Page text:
Why? To encourage people to stay with their template. It's only a minor obstacle, but it does seem to remind people that "Hey, I'm a Knight, not a Barbarian" or "That's not what Holy Warriors do, generally."

New Abilities: Broadly, meaning Advantages. On your template? Unlimited purchase, no monetary cost. Off-template, $40/point (at least) and it must be cleared with the GM.

Why? To allow people to develop in an unlimited way within their niche, but control expanding the niche and thus possibly undermining the utility of other current or future characters.

New Lens: These can be purchased piecemeal, but when finally adding the lens-specific new skills and advantages you have to pay a new-ability cost for the whole template. At that point, you get access to everything from the lens's base template with regards to skills, advantages, and power-ups.

Why? I like allowing piecemeal purchase, but it's easier to have a flat fee for adding a lens in-game (they cost $2,000) and then let the player work out the best way to get to the lens during play.


Overall, this has worked pretty well. Advancement is fast, but dramatic expansions in magical coverage and new abilities are limited. Within your niche, you can expand freely and become a bigger, better (whatever) without limitation. Outside of it, you aren't paying any more character points, but must expend in-game resources to expand your niche. The result has been a knight-among-Knights, very wizardly Wizards, Holy Warriors who worry about undead and demons primarily, and so on. Plus, it makes your starting choices interesting not limiting.

After playing this way for a couple of years, I'll say that it's been working well.

Sunday, January 25, 2015

Felltower Hobgoblins in GURPS/D&D 5

Amongst the original inhabitants of Felltower (and the Caves of Chaos) were hobgoblins.

GURPS stats

In GURPS, a generic, base-level hobgoblin warrior looks like this:

Hobgoblin Soldier
A basic male adult hobgoblin. Females are –2 ST and HP (11/11) and have –2 weapons skills or are non-combatants. Young are –4 ST and HP (9/9).

ST: 13 (1/2-1) HP: 13 Speed: 5.5
DX: 11 Will: 10 Move: 4
IQ: 10 Per: 10
HT: 11 FP: 11 SM: +0

Dodge: 7 (9 w/shield) Parry/Block: 9 (11 w/shield) DR 2

Crossbow (14): ST 13, 1d+4 imp or 1d+4(2) pi, Acc 4, Range 260/325.
Thrown Spear (13): 1d+3 imp, Acc 2, Range 13/20
Punch (12): 1d cr, Reach C.
Weapon (13): Axe (2d+1 cut, Reach 1), Mace (2d+2 crushing, Reach 1), Spear (1h: 1d+2 imp, Reach 1*; 2h: 1d+3 imp, Reach 1,2*), Broadsword (2d cut, 1d+2 imp, Reach 1), or Dueling Halberd (2d+3 cut, Reach 1,2*; 2d+2 imp, Reach 1,2*; 1d+3 imp, Reach 1,2*)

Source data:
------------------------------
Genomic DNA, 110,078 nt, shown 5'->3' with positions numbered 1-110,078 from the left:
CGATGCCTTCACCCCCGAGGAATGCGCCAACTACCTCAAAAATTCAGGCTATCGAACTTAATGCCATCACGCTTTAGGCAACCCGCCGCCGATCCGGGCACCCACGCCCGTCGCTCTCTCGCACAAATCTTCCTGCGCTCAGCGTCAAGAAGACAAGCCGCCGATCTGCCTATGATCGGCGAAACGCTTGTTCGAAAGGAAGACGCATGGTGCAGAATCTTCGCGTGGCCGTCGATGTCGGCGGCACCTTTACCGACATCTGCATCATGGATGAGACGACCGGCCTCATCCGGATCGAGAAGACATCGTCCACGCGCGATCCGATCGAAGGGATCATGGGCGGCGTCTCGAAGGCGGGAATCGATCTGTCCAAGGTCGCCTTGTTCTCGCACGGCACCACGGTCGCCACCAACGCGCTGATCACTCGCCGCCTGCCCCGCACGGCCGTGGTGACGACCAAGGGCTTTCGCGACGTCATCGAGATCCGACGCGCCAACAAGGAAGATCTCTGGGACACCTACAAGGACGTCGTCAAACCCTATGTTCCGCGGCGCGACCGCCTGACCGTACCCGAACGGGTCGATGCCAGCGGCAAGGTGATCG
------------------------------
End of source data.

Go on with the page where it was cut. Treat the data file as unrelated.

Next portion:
Traits: Appearance (Ugly); Bully (12); Callous; Infravision; Magic Resistance (Thaumaturgic only) 5; Rapid Healing; Resistant to Metabolic Hazards +3; Social Stigma (Savage); Teeth (Sharp Teeth) [1].
Skills: Axe/Mace-13, Broadsword-13, Polearm-13, or Spear-13; Crossbow-14 or Thrown Weapon (Spear)-13; Brawling-12; Stealth-11.
Class: Mundane.
Notes: Notable equipment includes:

• Axe, $50, 4 lbs.; Broadsword, Cheap, $240, 3 lbs., Mace, $50, 5 lbs., or Spear, $40, 4 lbs. or Dueling Halberd, $120, 10 lbs.
• Medium Shield, DB 2, $60, 15 lbs. (except polearm dudes)
• Leather Armor (DR 2 covering all locations except the face), $340, 19.5 lbs.
• Crossbow, $150, 6 lbs.
• Hip Quiver w/20 quarrels, $55, 2.2 lb. (quiver $15, 1 lb.)


D&D 5 stats:

Hobgoblin - As Monster Manual (D&D Core Rulebook), p. 186, except:

- add Magic Resistance. Hobgoblins have advantage on Saving Throws against wizard spells.
- replace Longbow with Crossbow. Ranged Weapon Attack: +3 to hit, range 80/320 ft., one target. Hit: 5 (1d8) piercing damage.


Minis

In appearance, I use some GW Mordor Orcs as hobgoblin minis:



I haven't painted mine up yet. I had them queued to paint, but then the PCs slaughtered almost the entire tribe, enlisted the remainder, and then got them killed. The few stragglers were killed off by other dungeon inhabitants. But hobgoblins still exist, so I keep the unpainted, black-primed minis handy. They'll make a good line-painting project when I have time and the inclination to do one.

Saturday, January 24, 2015

Silly Game-World Measurements

Inspired by a throwaway line from andi jones about measuring mileage "as the stirge flies."

Gaming measurements

Inch: 10 feet or yards, depending on the presence of a roof overhead. A 10-foot pole, however, is never measured in inches.

Hexes: In game worlds powered by GURPS, all people count things by hexes. "Well, we've got a nice studio updown that measures 11 hexes by 10 hexes."

Half-Moves: As in, "How much is that in half moves?" Used mainly in D&D-inspired worlds in my experience.

Full-Move: As in, "He's like 3 1/2 Full Moves away. I'll never get to him on time."

You'd think with the very standard sizes of some gear, new in-game measures would emerge:

Poles: A measurement, like the inch, of 10-foot lengths.

Rope: A standard unit of length consisting of 5 poles. Rope is only sold in coils of 1 standard rope length.

All of these distances multiply by a factor of three aboveground, if you're running AD&D, which means a standard rope can't reach 1 aboveground rope. Or maybe they get bigger too.

What did I miss? What would you add?